Eagles

Chris Long supports Malcolm Jenkins during national anthem protest

Chris Long supports Malcolm Jenkins during national anthem protest

Updated: Friday, 1:41 a.m.

Chris Long supported his teammate, Malcolm Jenkins, Thursday night by wrapping his left arm around Jenkins, who continued to raise his right fist in protest of racial injustice during the national anthem prior to the Eagles' preseason game against the Bills at Lincoln Financial Field.

Long's intention Thursday night was not immediately known. While he's been outspoken on Charlottesville, Virginia, he did not specify how he would conduct himself during the anthem.

Following the Eagles' 20-16 win, he explained his action.

"I've heard a lot of people say, 'Why do athletes get involved in the national anthem protests?' I've said before that I'll never kneel for an anthem because the flag means something different for everybody in this country, but I support my peers," Long said (see story). "If you don't see why you need allies for people that are fighting for equality right now, I don't think you'll ever see it.

"Malcolm is a leader and I'm here to show support as a white athlete."

Long and Jenkins both publicly criticized President Donald Trump's response to the racial tensions that resulted in the tragic violence and the death of Heather Heyer last weekend in Charlottesville, Long's hometown.

Last Sunday, Long touched on his comments by speaking to reporters, reiterating his disappointment in President Trump's response to the violence in Charlottesville, where white nationalists held a "Unite the Right" rally in protest of the removal of a statue honoring Confederate general Robert E. Lee.

"Some people are tired of hearing me tweet because they want me to stick to football but I like to use social media like I was a regular guy because I think I am," Long said Sunday. "I don't tell people to stick to their job when they want to talk politics. And this isn't political. That's the thing. Everybody is trying to turn this political. This isn't a political issue. This is right or wrong. I believe you're on one side or the other. For me, being from Charlottesville, no one wants to see you sit idly by and watch that stuff happen and not say anything. And I wish there was more categorical denial from some very important people in this country who have had the opportunity to strike it down but didn't."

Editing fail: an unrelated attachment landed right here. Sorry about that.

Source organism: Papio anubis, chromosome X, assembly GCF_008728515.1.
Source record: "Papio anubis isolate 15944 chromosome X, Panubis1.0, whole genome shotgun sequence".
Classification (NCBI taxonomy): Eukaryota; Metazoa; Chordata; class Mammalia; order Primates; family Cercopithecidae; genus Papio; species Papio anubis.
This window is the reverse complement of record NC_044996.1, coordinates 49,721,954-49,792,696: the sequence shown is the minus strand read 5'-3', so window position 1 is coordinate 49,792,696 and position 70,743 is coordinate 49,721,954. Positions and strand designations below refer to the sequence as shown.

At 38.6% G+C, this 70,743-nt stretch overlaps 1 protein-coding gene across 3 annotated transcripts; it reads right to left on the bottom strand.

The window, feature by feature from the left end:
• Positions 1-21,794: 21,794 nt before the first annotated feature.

Last season, Jenkins began raising his fist during the national anthem in protest of police brutality and racial injustice. Dating back to last season, Jenkins has openly supported quarterback Colin Kaepernick, who pioneered the protests by kneeling during the anthem before 49ers games.

Kaepernick, who has said he would stand during the anthem this season, remains a free agent, and Jenkins has been vocal on why he believes that's the case.

"This is just some other teams being, quite honestly, cowards, to say that they're afraid of backlash to sign someone to make their team better when fans' input has never been in the equation when it comes to signing people in the past," the Eagles' safety said earlier this month to DelawareOnline.com's Martin Frank.

"It's certain owners' way of making an example out of [Kaepernick] to discourage anybody else from doing what he did."

Prior to the Eagles' preseason opener against the Packers, Jenkins said he was uncertain if he would continue his anthem protests.

"It was a very effective demonstration in that regard, when it comes to starting conversation," Jenkins said. "It did exactly what it was supposed to do. But looking where we are compared to last year, I don't think we're any better. I think possibly worse. I think there's still a lot of work to be done. There's been a lot of work done by a lot of guys. It's one of those things that regardless of a demonstration or not, that work is going to continue."

Stay or Go — Super Bowl MVP Nick Foles

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USA Today Images

Stay or Go — Super Bowl MVP Nick Foles

As we continue our offseason series examining the future of the world champion Eagles, Reuben Frank and Dave Zangaro try to figure out who will be on the roster in 2018. 

We go alphabetically — Part 1 was Nelson Agholor to Derek Barnett, Part 2 was De'Vante Bausby to Brandon Brooks, Part 3 was Billy Brown to Vinny Curry, Part 4 was Ronald Darby to Zach Ertz. Today is Nick Foles to Corey Graham. 

Nick Foles
Roob: Fascinating one right off the bat. I don't think the Eagles can afford to trade Foles until they have some assurances that Carson Wentz will be 100 percent healthy and ready to go by opening day, and it's still too early for that. Unless they get bowled over with an offer — say a first-round pick and a third-round pick — they need to keep him around for one more year. It's tough to imagine the Super Bowl MVP starting the season running scout team with Greg Ward, Shelton Gibson and Marcus Johnson, but that's the reality. Foles will hit free agency in a year and pick his next stop. But for now, the smartest route is to keep him around another year.